There’s a ton of things that pawn shops pawn, buy, and sell… but is medical equipment on that list?
Sometimes, yes, pawn shops will buy or make a loan on medical equipment depending on what it is and what kind of second-hand value it has.
While they may be a little suspicious if you wheel in a giant MRI machine, much more common things such as diabetes surge monitor devices, or wheelchairs, then there is a good chance that a pawn shop will be open to looking at them for a loan.
Personal Medical Devices
It is important to note that if the medical device in question is something that you insert into your body or regularly comes in contact with bodily fluids (other than a glucose monitor), the chances of a pawn shop taking it in are much lower. With these items, you should take extra caution to clear the item before taking it in to be looked at.
How 'Pawnable' Is This Item
What Value Does This Item Have
Pawning Medical Devices
Medical devices get an “Excellent” rating for both pawnability and value.
Most pawn shops are going to be interested in high value items, as medical devices tend to be. Additionally, most personal medical devices are normally smaller, making them easy to store and attractive for a pawnbroker to make a loan on.
Additionally, pawn shops are inclined to loan a good amount of money against medical devices as they understand their inherent value. As long as the device is something that there is demand for and can easily be resold, there will almost certainly be interest on behalf of the pawn shop to take a look at what you have and make you an offer on it.
What To Bring With You:
As far as what to to bring with you when you come to the pawn shop, that will largely depend on the medical device in question.
If it’s something like a blood glucose meter, than bringing extra testing strips makes sense so that the pawn shop can see if the item works (and check their blood sugar while they are at it.)
If it’s something like a powered wheelchair, then bringing the charger for it makes sense obviously (assuming that it doesn’t just use a regular wall plug.)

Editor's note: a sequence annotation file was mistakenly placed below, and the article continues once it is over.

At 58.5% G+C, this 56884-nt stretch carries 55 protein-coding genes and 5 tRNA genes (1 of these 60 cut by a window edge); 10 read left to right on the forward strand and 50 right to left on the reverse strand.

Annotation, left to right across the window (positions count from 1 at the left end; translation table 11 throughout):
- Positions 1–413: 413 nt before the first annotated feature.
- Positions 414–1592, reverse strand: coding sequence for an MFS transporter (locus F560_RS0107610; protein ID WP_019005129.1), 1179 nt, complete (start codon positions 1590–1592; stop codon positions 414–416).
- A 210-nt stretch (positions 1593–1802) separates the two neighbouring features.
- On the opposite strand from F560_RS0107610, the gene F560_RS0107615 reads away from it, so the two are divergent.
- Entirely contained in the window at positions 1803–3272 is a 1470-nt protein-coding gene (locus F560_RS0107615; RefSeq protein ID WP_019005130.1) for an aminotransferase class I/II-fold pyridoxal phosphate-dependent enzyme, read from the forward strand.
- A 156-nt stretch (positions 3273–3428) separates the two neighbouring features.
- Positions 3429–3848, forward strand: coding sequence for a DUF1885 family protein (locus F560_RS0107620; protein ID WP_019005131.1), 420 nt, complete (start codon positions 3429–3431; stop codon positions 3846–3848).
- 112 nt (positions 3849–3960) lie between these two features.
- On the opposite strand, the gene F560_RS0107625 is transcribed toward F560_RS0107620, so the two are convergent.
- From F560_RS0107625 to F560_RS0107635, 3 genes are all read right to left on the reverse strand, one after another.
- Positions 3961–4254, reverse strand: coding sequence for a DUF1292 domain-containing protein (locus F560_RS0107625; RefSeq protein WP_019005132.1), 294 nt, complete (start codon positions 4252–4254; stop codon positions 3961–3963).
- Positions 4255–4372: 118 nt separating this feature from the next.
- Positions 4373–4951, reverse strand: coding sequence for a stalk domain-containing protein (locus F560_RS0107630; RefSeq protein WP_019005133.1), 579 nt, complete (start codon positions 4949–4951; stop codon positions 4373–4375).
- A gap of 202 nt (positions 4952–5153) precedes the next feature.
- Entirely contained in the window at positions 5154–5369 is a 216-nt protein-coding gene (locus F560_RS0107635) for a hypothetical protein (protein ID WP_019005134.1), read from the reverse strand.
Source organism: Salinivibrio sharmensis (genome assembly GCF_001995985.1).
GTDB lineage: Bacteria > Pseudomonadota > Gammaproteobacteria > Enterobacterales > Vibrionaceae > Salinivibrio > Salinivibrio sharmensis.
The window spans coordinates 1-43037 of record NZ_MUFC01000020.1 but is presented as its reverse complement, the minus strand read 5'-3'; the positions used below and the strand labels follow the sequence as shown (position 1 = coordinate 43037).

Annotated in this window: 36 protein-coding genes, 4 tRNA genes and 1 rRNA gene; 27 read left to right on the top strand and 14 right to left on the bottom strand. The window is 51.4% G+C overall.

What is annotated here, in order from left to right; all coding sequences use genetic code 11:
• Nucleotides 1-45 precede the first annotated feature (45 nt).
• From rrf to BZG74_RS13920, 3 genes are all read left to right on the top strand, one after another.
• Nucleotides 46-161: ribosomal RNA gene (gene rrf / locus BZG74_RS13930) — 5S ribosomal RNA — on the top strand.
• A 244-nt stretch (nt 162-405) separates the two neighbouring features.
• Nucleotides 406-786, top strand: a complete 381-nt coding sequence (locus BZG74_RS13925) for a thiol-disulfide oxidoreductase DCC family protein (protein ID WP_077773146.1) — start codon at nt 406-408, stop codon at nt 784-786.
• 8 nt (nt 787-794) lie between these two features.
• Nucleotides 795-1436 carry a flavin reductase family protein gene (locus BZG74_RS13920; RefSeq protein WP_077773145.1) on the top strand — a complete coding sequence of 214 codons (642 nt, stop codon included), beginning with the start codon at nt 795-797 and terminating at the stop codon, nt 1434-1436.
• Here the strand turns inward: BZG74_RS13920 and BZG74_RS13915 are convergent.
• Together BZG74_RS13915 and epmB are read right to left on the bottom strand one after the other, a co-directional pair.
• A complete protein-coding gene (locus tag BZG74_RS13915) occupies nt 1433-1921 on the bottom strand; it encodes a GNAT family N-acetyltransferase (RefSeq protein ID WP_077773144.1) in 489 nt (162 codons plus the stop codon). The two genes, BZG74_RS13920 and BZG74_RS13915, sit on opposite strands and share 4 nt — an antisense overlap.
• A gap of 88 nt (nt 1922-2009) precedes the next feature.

This is an area where you really need to use your best judgement and bring everything you’d need to show that the item is in perfect working order.
Percentage Of Pawn Shops That Accept This Item 80%
Percentage Of Pawn Shops That Consider This Item Desirable 80%
Average Redemption Rate For This Type Of Item 90%
Percentage of Households That Have This Type Of Item 70%
Percentage Of Times This Type Of Item Is Pawned vs Being Sold 90%
Approximately 80% of pawn shops will take this type of item. When you look strictly at pawn shops that deal in more than just jewelry, that number is closer to 90%.
It’s also considered very desirable for approximately 80% of pawn shops, and again, taking out the group of stores that only deals with jewelry and that number jumps to right about 90% as well.
The redemption rate on medical devices is typically much higher than normal, sitting at roughly 90%. This makes sense of course since most people need these items for their personal health or the health of a loved one.
Nearly 70% of households have some form of pawnable medical device, and 90% of people choose to pawn these items versus selling it. When they do sell it, it’s normally because they’ve inherited it, or are cleaning out the home of a relative that has recently passed.
What Are Some Advantages To Pawning This Type Of Item
- Some medical devices can be extremely valuable and fetch quite a bit at your local pawn shop.
- Almost all pawn shops are open to looking at them and making you a loan on them, so it’s easy to find a helpful pawnbroker.
What Are Some Drawbacks To Pawning This Type Of Item
- If you need the device for your own personal medical care, it can be very difficult to do without. In this case, I would suggest finding something else to pawn.
Other Details on Pawning Medical Devices
Generally speaking, you will want to make sure that whatever you are taking to the pawn shop is very clean and in good working order. Cleanliness is by far the most important factor though.
Keep in mind, medical devices normally touch someone’s body. If you forfeit a medical device, it will be hard for the pawn shop to turn around and resell at a later point in time if it is disgusting. Then they will have to have someone clean it, which nobody really wants to do, and there’s added cost.
So to put yourself at best odds for getting the most for your items, make sure that they are really clean before you head in. If it’s something that uses a battery (like powered wheelchair) make sure they are charged so that you can demonstrate that the item works.
Wordpress junkie, music lover, and consumer of all things pizza-oriented. I’ve run pawn shops and check cashing operations for years. I developed the most successful digital marketing marketing strategy for pawn shops known to date, and flip items on eBay for fun.